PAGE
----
Revisiting Three Mile Island, a catastrophe averted by luck

On Books

March 28, 2004|By Michael Pakenham

Twenty-five years minus 14 days ago, an editorial that I wrote in The Philadelphia Inquirer concluded that though "the core is said to be cooling and the most genetically vulnerable of Pennsylvanians are allowed back in the immediate area, the crisis of Three Mile Island has not ended. It has just begun. Even minimal concern for humanity cries out for responsible, exhaustive examination of the circumstances and implications of the accident."

Today is precisely 25 years since the TMI nuclear power generating Unit 2 -- 55 miles north of Baltimore -- began to destroy itself. The ensuing events constituted the most serious nuclear incident in U.S. history -- and except for the 1986 catastrophe at Chernobyl, the most dangerous in all history. On this page, Susan Q. Stranahan, a keen scholar of TMI for those 25 years, provides splendid perspective.

In substantial contrast to her conclusions, the majority of voices in the nuclear power industry and in the government agencies that regulate and oversee it today speak with confidence that subsequent investigations, and safeguards that have resulted, have been both exhaustive and effective.

Their smug self-satisfaction is identical to that of their predecessors a quarter century ago.

The TMI "accident" was the first time in the known history of commercial nuclear power production that radiation had escaped into the atmosphere. That was in the first day. The early events were immediately compounded by a dauntless combination of incompetence, indifference, dishonesty and confusion. For days, few people inside or out -- perhaps none -- knew the actual gravity and consequence of the problem in full perspective. On April 27, "cold shutdown" of the reactor was achieved. Essentially what made that possible was the spontaneous absorption of a massive hydrogen "bubble" in the cooling water. The chilling truth was that disaster had been averted not by man or machine, but by blessed good luck.

For much of that first week, I and thousands of others were engaged by the crisis virtually without sleep. Reflecting on those days recaptures the high drama of the experience.

And so, I have visited the two new books that Stranahan cites, and reread the main coverage that won The Inquirer a Pulitzer Prize, as well as much of the coverage published by The Sun --which I had not seen at the time, and which I was delighted to find to be excellent. Among all that, I reread the editorials I wrote on the subject for The Inquirer, where I was then serving as associate editor.

It is impossible to distill in less than several newspaper pages the cascade of technical failures within the reactor. Suffice here to say that -- whatever some revisionists now aver -- the most qualified and fully informed scientists at that time believed there was an acute possibility of an explosion in the reactor core, and that would have spread masses of nuclear debris dozens or hundreds of miles downwind of the plant.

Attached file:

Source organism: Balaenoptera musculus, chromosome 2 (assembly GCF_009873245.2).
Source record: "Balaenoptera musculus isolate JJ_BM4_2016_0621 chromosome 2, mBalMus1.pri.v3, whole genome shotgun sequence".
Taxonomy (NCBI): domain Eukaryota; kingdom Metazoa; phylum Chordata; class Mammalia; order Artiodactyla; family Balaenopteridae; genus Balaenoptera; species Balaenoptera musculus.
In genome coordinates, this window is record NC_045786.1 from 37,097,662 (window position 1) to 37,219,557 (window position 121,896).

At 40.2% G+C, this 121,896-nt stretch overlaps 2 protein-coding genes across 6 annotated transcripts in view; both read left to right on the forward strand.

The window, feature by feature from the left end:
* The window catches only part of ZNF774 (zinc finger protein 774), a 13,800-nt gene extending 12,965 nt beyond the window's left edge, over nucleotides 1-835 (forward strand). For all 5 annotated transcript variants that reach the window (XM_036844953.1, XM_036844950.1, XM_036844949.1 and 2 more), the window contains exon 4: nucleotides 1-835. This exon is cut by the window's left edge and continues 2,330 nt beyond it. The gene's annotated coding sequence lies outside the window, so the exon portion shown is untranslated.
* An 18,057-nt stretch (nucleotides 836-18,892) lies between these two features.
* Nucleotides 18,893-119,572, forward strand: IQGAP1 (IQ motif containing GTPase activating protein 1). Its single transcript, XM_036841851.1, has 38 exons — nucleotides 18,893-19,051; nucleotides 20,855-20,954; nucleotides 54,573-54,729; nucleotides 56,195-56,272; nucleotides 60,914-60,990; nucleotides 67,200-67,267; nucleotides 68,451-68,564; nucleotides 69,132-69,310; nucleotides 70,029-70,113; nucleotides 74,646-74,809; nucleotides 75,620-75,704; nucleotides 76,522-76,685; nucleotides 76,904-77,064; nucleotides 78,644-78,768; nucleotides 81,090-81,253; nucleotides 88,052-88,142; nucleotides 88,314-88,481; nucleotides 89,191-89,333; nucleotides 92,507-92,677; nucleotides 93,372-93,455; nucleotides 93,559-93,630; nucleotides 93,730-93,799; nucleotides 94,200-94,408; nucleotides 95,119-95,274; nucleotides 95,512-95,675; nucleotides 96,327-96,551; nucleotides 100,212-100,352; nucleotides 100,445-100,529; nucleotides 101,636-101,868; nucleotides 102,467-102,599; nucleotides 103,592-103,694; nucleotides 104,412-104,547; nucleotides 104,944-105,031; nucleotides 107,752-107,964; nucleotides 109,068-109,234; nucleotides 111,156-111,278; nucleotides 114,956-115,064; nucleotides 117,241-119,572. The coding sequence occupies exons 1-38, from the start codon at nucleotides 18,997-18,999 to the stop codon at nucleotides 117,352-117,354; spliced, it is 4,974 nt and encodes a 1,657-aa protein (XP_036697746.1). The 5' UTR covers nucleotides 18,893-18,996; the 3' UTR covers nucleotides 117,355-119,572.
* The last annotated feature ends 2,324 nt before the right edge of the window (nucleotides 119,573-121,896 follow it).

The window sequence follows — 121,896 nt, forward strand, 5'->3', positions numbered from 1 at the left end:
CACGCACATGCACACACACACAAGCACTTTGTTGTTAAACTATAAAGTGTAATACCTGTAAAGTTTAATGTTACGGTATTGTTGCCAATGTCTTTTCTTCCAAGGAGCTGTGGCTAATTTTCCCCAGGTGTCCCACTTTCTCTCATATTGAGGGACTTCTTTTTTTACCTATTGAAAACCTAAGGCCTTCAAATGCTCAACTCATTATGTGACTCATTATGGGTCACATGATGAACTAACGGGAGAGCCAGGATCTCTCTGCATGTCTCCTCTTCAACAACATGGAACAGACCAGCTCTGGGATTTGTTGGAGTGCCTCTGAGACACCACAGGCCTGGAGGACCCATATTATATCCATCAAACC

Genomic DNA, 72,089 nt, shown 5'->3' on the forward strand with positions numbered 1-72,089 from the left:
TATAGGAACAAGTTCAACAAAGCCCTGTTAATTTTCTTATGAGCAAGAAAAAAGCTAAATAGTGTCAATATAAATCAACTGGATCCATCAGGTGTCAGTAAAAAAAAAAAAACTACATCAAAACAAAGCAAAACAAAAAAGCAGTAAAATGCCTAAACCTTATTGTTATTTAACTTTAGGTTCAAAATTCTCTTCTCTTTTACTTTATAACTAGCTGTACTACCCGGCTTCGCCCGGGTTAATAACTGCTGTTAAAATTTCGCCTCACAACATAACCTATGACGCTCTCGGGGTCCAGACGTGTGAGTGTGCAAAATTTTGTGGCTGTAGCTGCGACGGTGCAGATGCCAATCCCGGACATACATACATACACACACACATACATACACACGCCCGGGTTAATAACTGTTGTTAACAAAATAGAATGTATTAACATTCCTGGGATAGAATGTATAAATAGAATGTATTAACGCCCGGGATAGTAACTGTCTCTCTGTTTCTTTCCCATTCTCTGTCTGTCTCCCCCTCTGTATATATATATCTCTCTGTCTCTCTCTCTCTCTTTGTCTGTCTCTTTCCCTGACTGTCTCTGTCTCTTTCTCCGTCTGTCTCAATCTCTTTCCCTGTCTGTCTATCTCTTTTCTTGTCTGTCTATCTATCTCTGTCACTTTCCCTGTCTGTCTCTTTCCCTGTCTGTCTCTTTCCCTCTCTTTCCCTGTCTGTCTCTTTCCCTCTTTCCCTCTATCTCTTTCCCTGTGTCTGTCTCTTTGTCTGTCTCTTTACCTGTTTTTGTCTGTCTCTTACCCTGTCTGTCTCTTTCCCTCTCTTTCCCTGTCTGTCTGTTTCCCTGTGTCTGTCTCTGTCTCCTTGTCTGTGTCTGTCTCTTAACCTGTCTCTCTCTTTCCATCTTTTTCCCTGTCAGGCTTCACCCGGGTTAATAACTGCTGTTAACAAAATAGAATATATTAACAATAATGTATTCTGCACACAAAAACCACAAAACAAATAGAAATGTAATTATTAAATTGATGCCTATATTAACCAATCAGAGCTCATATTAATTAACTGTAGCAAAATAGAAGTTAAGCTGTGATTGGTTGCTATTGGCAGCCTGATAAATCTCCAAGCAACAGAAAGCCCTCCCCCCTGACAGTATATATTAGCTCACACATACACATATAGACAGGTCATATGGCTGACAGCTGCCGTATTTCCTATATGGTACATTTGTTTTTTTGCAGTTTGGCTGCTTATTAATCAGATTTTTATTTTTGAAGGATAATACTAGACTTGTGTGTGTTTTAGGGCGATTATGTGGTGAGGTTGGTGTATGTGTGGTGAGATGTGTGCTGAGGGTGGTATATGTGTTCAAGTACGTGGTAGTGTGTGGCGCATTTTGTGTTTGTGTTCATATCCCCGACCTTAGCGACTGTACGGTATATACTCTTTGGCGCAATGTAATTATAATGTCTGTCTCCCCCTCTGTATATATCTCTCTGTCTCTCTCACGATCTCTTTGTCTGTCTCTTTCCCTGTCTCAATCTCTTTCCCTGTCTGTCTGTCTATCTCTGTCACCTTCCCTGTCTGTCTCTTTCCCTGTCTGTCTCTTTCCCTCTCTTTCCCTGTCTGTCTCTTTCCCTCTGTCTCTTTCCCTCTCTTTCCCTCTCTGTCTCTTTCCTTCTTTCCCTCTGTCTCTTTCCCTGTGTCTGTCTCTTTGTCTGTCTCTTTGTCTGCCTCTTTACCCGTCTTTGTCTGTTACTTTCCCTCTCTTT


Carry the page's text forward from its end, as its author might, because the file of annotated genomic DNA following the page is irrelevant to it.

What was the real human danger? Chernobyl remains the main case that offers a parallel. That plant was substantially different in design and proportions from TMI. But it is notable that when it exploded on April 26, 1986, 31 or 32 people were killed immediately. More tragically, an estimated 50 tons of radioactive dust were dispersed over 140,000 square miles of Belarus, Ukraine and Russia, and 4.9 million people were exposed to radiation. Because of Soviet secrecy and the confusion of post-Soviet times, there are no reliable figures of the number of people who died as a result of that disaster, but estimates range from the low thousands to the tens of thousands.

On Friday, March 30, 1979 the third day at TMI, 75,000 of the 975,000 Pennsylvanians in the immediately threatened four-county area voluntarily fled -- a figure that ultimately rose to 144,000. On Saturday afternoon, Joseph M. Hendrie, chairman of the Nuclear Regulatory Commission, publicly advised the evacuation of people living within 20 miles downwind of the plant. Gov. Richard Thornburgh resisted, fearing uncontrollable panic among the public.

In 1979, I wrote 14 editorials on the events and failures at TMI, nine of them between the first, on March 30, and April 15. Reading through them, I rediscovered some details that time had faded:

* A 1975 study by a team of eminent scientists commissioned by the NRC had concluded that an explosion "accident" in a reactor the size of TMI would likely kill 3,300 people, inflict 45,000 with fatal cancer and infect another 45,000 with nonfatal diseases.

* In October 1979, the President's Commission on the Accident at Three Mile Island assessed the cost of the TMI event, with much then left to be done, at between $1 billion and $2 billion.

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